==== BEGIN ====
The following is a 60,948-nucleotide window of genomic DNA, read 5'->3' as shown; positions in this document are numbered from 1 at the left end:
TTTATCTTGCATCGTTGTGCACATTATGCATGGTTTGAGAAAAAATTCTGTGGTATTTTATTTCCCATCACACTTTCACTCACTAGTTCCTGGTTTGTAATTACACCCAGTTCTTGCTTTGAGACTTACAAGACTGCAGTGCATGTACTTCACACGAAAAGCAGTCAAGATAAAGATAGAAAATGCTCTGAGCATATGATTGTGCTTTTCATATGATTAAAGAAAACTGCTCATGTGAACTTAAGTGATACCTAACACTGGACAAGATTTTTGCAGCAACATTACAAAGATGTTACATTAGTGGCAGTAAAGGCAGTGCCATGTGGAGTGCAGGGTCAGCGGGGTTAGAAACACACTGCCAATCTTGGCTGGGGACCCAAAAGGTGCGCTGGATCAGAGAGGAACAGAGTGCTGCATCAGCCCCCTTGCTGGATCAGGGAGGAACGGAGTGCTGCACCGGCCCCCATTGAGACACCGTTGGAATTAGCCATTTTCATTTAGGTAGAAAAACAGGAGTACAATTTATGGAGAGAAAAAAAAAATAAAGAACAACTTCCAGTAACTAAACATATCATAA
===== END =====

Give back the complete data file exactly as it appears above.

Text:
The following is a 60,948-nucleotide window of genomic DNA, read 5'->3' as shown; positions in this document are numbered from 1 at the left end:
TTTATCTTGCATCGTTGTGCACATTATGCATGGTTTGAGAAAAAATTCTGTGGTATTTTATTTCCCATCACACTTTCACTCACTAGTTCCTGGTTTGTAATTACACCCAGTTCTTGCTTTGAGACTTACAAGACTGCAGTGCATGTACTTCACACGAAAAGCAGTCAAGATAAAGATAGAAAATGCTCTGAGCATATGATTGTGCTTTTCATATGATTAAAGAAAACTGCTCATGTGAACTTAAGTGATACCTAACACTGGACAAGATTTTTGCAGCAACATTACAAAGATGTTACATTAGTGGCAGTAAAGGCAGTGCCATGTGGAGTGCAGGGTCAGCGGGGTTAGAAACACACTGCCAATCTTGGCTGGGGACCCAAAAGGTGCGCTGGATCAGAGAGGAACAGAGTGCTGCATCAGCCCCCTTGCTGGATCAGGGAGGAACGGAGTGCTGCACCGGCCCCCATTGAGACACCGTTGGAATTAGCCATTTTCATTTAGGTAGAAAAACAGGAGTACAATTTATGGAGAGAAAAAAAAAATAAAGAACAACTTCCAGTAACTAAACATATCATAA